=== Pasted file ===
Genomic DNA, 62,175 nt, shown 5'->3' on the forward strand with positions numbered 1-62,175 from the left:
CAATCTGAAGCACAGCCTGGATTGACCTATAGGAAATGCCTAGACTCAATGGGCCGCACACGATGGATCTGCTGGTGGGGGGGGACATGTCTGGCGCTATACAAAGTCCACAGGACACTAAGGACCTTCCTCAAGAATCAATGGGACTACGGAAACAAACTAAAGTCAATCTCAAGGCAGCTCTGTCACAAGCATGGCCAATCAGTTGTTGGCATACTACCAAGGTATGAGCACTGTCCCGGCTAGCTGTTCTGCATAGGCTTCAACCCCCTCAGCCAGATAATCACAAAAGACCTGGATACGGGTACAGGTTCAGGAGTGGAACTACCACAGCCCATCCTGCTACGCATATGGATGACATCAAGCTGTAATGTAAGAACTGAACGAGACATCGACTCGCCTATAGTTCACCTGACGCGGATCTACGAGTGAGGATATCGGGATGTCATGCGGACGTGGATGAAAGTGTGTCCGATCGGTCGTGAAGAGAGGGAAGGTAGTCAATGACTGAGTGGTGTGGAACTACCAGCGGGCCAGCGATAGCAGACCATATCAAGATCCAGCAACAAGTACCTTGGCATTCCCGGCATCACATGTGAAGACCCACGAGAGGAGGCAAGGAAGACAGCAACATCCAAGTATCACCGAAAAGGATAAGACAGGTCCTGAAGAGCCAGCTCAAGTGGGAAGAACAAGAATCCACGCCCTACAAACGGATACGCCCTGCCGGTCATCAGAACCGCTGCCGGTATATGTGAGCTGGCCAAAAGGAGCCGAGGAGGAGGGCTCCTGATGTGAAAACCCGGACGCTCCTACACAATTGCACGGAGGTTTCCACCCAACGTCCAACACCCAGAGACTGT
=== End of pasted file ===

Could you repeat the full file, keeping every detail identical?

Genomic DNA, 62,175 nt, shown 5'->3' on the forward strand with positions numbered 1-62,175 from the left:
CAATCTGAAGCACAGCCTGGATTGACCTATAGGAAATGCCTAGACTCAATGGGCCGCACACGATGGATCTGCTGGTGGGGGGGGACATGTCTGGCGCTATACAAAGTCCACAGGACACTAAGGACCTTCCTCAAGAATCAATGGGACTACGGAAACAAACTAAAGTCAATCTCAAGGCAGCTCTGTCACAAGCATGGCCAATCAGTTGTTGGCATACTACCAAGGTATGAGCACTGTCCCGGCTAGCTGTTCTGCATAGGCTTCAACCCCCTCAGCCAGATAATCACAAAAGACCTGGATACGGGTACAGGTTCAGGAGTGGAACTACCACAGCCCATCCTGCTACGCATATGGATGACATCAAGCTGTAATGTAAGAACTGAACGAGACATCGACTCGCCTATAGTTCACCTGACGCGGATCTACGAGTGAGGATATCGGGATGTCATGCGGACGTGGATGAAAGTGTGTCCGATCGGTCGTGAAGAGAGGGAAGGTAGTCAATGACTGAGTGGTGTGGAACTACCAGCGGGCCAGCGATAGCAGACCATATCAAGATCCAGCAACAAGTACCTTGGCATTCCCGGCATCACATGTGAAGACCCACGAGAGGAGGCAAGGAAGACAGCAACATCCAAGTATCACCGAAAAGGATAAGACAGGTCCTGAAGAGCCAGCTCAAGTGGGAAGAACAAGAATCCACGCCCTACAAACGGATACGCCCTGCCGGTCATCAGAACCGCTGCCGGTATATGTGAGCTGGCCAAAAGGAGCCGAGGAGGAGGGCTCCTGATGTGAAAACCCGGACGCTCCTACACAATTGCACGGAGGTTTCCACCCAACGTCCAACACCCAGAGACTGT